jyoti wrote:We have both a house/street address and a PO box. Neither are on our cards. Our cards have our names, d/b/a, small logo, phone #, website, and a small listing of our main modalities. :)
Two other useful threads:

Earlybird clients - http://www.bodyworkonline.com/forum/vie ... 20&start=0

Working from home, but... - http://www.bodyworkonline.com/forum/vie ... 38&start=0
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Houston Massage Therapy - Advanced Massage Therapy - Lucas & Lucas, LLC

cfaye
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Joined: Thu Apr 03, 2014 4:49 am

Re: Documented Practice - 2 questions

Post by cfaye » Wed May 07, 2014 3:23 am

Thank you, thank you thank you! Those are some GREAT ideas!

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MTSI
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Re: Documented Practice - 2 questions

Post by MTSI » Sun Jul 27, 2014 1:34 pm

cfaye wrote:Hello!
I'm in my first month of massage school and we need to do 12 documented practices per semester. I've done 6 so far (we've only done Swedish massage of the legs, face, neck, & arms - next week we'll work on backs). The 6 that I've done thus far have been family or close friends. Our instructor would like us to branch out and massage as many people as possible instead of just sticking with family (for a variety of reasons). Here are my 2 questions:
#1. I'm not having difficulty finding interested people, friends of friends really. However, the follow through is an issue. Everyone says "wow, I could so use a massage". But when I say, "how about this weekend", there seems to be hesitation. One thing I did notice about myself is I leave things open-ended. So I've instead been saying, "I'm available these dates at these times". Any other suggestions getting "clients" to follow through with me?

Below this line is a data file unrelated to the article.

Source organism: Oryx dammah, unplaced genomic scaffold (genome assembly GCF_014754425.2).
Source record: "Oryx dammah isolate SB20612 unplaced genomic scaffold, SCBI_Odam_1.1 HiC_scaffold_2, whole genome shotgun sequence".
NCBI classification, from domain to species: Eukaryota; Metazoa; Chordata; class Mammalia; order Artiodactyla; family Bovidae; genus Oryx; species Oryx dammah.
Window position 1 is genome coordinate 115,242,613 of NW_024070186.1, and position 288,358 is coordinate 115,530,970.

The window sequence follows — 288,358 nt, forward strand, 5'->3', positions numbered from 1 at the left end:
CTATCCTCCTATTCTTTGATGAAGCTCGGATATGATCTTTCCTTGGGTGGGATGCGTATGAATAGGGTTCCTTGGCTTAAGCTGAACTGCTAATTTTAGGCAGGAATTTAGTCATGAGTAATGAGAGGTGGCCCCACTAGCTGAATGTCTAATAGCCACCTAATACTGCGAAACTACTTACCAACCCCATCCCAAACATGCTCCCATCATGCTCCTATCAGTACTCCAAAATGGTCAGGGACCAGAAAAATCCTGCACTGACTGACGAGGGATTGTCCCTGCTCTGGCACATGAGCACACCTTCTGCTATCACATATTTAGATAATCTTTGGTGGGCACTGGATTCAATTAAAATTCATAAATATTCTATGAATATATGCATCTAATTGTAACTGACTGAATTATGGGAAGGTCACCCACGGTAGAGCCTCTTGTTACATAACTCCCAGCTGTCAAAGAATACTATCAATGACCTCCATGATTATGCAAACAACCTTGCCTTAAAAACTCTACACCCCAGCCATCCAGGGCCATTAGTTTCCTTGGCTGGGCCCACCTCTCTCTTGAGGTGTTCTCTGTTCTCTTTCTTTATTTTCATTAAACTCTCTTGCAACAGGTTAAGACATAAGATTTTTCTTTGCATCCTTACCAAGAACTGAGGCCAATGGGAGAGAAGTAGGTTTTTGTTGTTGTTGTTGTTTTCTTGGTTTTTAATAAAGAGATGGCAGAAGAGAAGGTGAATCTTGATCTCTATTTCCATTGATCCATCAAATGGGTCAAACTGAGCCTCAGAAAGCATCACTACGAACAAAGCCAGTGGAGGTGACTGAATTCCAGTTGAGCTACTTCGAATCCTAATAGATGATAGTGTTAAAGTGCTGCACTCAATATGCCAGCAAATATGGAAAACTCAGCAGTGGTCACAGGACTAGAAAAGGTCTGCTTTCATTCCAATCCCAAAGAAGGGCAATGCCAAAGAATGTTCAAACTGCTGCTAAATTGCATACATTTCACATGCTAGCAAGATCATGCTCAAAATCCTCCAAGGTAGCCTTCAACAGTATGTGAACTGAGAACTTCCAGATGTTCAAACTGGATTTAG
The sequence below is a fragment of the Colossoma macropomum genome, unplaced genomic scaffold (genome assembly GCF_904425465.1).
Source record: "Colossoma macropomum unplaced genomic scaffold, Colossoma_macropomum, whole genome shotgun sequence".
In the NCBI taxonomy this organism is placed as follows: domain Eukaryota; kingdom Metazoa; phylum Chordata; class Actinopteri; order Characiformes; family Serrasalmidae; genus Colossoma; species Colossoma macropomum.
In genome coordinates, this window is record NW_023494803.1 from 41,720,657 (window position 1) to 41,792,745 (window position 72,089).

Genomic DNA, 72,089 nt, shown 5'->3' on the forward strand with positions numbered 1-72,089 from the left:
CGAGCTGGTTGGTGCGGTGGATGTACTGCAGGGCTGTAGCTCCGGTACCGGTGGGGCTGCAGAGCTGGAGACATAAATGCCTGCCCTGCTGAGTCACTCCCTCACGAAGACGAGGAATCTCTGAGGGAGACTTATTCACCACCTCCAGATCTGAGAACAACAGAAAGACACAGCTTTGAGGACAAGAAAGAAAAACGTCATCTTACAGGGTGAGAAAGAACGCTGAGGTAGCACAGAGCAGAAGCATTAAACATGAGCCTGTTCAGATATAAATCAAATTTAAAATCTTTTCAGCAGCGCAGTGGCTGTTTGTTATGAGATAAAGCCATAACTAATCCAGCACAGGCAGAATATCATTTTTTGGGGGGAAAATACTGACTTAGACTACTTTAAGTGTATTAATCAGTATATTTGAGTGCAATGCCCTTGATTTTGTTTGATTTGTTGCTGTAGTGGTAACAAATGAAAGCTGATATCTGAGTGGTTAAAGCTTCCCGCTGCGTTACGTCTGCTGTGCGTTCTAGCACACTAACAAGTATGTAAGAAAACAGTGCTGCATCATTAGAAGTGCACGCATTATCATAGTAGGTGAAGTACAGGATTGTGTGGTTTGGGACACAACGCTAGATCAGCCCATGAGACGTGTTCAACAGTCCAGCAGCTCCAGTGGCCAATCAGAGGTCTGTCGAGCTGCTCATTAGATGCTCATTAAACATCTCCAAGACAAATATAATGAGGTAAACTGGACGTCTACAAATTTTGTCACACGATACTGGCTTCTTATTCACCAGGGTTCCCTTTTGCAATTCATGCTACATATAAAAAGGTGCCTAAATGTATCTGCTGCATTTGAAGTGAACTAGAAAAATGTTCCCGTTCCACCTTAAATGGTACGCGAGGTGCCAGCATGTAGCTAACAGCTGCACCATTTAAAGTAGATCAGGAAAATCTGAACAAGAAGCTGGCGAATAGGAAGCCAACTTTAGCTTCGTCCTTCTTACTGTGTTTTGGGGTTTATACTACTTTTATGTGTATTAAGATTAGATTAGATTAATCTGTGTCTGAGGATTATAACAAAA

#2. Where should I offer massage? I have a small home, but I'm more than happy to open it up to give massage. This makes things a bit easier since I can just "schedule" a few massages one right after another. However, I've only got one bathroom and we'd be in the living room. I assumed that because its just practice and I'm not charging that working out my house wouldn't be an issue, what do you all think? If I'm giving massage out of my home what things should I do to make it more professional feeling. Especially since I'm getting to the point that I might not necessarily know the person I'm practicing on, beforehand.
I think that added up to more than 2 questions :)
Thanks! :)
This is a tough one because it seems like you are seeking them rather than them seeking you. Any thoughts on starting a Facebook fan page or a blog that targets your local area? this ensures anyone looking for a massage can find you online. those folks that find you are generally more serious and will follow through. as for where to offer massage, there are pros and cons of offering it from home. you can join a massage center nearby and pay them rent, or offer it at home or at a client's home. try a variety until you get more experience. you will be able to better determine what environment suits you better over time the more you do it. maybe you will find that you like traveling to your clients' homes and providing them with convenient massage arrangements.